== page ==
That AlphaGo Zero had nothing to learn from playing the world's best humans, and that it trounced its artificial parent 100-0, is evolutionary velocity of a majesty not seen since the ectomorphs in the Alien movie franchise. It is also, in its arrogance, terrifying.

DeepMind released 55 games that a previous version of AlphaGo played against itself for Go players around the world to analyze.

Since May, experts have been painstakingly analyzing the 55 machine-versus-machine games. And their descriptions of AlphaGo’s moves often seem to keep circling back to the same several words: Amazing. Strange. Alien.
“They’re how I imagine games from far in the future,” Shi Yue, a top Go player from China, has told the press. A Go enthusiast named Jonathan Hop who’s been reviewing the games on YouTube calls the AlphaGo-versus-AlphaGo face-offs “Go from an alternate dimension.” From all accounts, one gets the sense that an alien civilization has dropped a cryptic guidebook in our midst: a manual that’s brilliant—or at least, the parts of it we can understand.

Some moves AlphaGo likes to make against its clone are downright incomprehensible, even to the world’s best players. (These tend to happen early on in the games—probably because that phase is already mysterious, being farthest away from any final game outcome.) One opening move in Game One has many players stumped. Says Redmond, “I think a natural reaction (and the reaction I’m mostly seeing) is that they just sort of give up, and sort of throw their hands up in the opening. Because it’s so hard to try to attach a story about what AlphaGo is doing. You have to be ready to deny a lot of the things that we’ve believed and that have worked for us.”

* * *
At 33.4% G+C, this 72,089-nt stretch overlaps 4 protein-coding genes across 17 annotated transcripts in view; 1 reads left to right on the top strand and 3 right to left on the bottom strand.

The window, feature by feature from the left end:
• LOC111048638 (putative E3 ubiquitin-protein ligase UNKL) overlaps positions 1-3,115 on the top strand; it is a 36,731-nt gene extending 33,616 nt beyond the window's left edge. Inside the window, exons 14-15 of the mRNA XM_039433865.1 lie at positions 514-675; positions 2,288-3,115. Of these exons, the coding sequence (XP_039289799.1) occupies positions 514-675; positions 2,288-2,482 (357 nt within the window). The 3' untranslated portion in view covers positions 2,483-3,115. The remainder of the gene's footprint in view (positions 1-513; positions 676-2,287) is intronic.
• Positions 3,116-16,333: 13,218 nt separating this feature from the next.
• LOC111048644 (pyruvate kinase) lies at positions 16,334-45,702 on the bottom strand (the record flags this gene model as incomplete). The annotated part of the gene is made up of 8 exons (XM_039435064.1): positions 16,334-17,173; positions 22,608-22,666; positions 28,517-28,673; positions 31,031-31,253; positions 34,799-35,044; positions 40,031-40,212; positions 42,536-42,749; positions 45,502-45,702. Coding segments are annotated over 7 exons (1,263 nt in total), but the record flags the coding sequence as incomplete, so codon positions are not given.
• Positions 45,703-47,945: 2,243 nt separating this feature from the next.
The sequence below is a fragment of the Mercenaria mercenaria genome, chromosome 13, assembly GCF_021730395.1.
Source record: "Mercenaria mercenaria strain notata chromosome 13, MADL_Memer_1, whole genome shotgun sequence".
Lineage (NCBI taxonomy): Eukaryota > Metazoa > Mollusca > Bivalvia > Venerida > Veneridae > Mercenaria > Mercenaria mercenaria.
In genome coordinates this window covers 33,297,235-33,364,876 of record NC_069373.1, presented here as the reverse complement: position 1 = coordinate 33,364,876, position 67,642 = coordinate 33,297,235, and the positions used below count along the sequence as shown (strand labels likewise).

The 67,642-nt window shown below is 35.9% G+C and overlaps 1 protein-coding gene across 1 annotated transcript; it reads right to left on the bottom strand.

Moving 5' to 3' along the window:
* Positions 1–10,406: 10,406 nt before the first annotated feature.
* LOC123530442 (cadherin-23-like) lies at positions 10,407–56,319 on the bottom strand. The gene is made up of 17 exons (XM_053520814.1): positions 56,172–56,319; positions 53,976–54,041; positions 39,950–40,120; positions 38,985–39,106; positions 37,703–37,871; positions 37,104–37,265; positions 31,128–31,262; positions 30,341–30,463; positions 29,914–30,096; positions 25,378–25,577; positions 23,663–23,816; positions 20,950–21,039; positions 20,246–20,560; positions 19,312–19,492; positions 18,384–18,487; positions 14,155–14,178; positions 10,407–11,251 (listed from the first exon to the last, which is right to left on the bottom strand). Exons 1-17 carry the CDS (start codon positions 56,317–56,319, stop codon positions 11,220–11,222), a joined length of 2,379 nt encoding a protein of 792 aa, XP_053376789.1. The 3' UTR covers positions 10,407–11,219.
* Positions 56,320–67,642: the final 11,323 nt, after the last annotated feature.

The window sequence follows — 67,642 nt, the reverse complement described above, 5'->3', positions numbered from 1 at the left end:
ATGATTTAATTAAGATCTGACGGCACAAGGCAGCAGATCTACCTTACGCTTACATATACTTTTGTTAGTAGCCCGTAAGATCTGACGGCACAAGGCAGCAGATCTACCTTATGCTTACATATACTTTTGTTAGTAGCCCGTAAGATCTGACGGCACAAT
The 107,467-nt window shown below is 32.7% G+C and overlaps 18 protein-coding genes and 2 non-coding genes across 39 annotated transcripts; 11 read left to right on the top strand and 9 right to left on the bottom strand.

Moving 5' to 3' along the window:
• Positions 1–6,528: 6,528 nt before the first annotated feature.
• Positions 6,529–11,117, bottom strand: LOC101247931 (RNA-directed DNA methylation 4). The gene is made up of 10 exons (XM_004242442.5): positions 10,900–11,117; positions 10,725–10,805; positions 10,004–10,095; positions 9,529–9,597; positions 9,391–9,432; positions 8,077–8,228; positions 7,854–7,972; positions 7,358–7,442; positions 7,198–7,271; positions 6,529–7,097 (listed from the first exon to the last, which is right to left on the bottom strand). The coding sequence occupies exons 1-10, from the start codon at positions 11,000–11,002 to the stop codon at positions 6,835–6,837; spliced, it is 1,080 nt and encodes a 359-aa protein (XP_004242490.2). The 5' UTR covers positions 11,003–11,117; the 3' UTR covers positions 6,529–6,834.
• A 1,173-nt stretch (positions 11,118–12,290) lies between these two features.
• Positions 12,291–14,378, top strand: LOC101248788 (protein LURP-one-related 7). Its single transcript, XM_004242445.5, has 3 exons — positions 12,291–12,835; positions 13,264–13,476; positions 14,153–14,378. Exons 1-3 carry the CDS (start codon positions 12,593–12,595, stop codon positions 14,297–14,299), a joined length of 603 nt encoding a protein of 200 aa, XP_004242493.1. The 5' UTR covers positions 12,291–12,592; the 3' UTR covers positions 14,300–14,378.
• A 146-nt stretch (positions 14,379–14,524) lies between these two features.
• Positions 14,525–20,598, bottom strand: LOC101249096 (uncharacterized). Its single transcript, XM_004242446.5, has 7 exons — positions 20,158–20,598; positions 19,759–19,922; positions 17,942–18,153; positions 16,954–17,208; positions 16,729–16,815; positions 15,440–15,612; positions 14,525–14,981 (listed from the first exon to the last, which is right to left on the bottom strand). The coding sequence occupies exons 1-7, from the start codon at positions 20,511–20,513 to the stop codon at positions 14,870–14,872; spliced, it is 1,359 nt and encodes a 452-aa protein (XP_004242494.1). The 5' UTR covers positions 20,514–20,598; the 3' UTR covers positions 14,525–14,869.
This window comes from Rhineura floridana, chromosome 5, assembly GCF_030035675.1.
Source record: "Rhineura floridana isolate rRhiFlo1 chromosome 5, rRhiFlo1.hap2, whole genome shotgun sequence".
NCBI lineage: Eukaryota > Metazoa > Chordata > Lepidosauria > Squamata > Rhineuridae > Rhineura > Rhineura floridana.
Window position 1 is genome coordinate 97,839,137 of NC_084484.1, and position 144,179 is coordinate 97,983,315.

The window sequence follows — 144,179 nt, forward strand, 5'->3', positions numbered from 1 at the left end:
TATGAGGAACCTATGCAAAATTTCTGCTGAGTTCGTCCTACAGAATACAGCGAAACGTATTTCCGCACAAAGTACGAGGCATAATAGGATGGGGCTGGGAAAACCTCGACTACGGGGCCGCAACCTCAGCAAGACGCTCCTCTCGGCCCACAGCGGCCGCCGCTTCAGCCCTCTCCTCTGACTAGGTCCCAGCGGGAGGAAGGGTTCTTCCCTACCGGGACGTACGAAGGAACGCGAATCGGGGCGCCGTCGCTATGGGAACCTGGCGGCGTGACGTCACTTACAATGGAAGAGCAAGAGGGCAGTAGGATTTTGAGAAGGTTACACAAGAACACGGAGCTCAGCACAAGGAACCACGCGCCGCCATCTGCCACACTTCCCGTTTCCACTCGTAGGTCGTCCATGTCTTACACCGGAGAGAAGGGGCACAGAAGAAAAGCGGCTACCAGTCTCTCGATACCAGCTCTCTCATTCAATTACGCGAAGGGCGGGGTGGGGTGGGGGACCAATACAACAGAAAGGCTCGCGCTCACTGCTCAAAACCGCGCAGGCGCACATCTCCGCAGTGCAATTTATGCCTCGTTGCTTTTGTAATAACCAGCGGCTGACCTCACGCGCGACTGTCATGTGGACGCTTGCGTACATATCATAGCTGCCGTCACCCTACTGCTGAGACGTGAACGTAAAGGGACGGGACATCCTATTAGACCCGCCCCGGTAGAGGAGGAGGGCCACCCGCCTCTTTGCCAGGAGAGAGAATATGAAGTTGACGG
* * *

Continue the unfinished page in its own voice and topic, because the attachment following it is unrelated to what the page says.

Like others, Redmond notes that the games somehow feel “alien.” “There’s some inhuman element in the way AlphaGo plays,” he says, “which makes it very difficult for us to just even sort of get into the game.”

Ke Jie, the Chinese Go master who was defeated by AlphaGo earlier this year, said:

Last year, it was still quite humanlike when it played. But this year, it became like a god of Go.”

After his defeat, Ke posted what might be the most poetic and bracing quote of 2017 on Weibo (I first saw it in the WSJ):

“I would go as far as to say not a single human has touched the edge of the truth of Go.”


When Josh Brown died in his Tesla after driving under a semi, it kicked off a months long investigation into who was at fault. Ultimately, the NHTSA absolved Autopilot of blame. The driver was said to have had 7 seconds to see the semi and apply the brakes but was suspected of watching a movie while the car was in Autopilot.

In this instance, it appeared enough evidence could be gathered to make such a determination. In the future, diagnosing why Autopilot or other self-driving algorithms made certain choices will likely only become more and more challenging as the algorithms rise in complexity.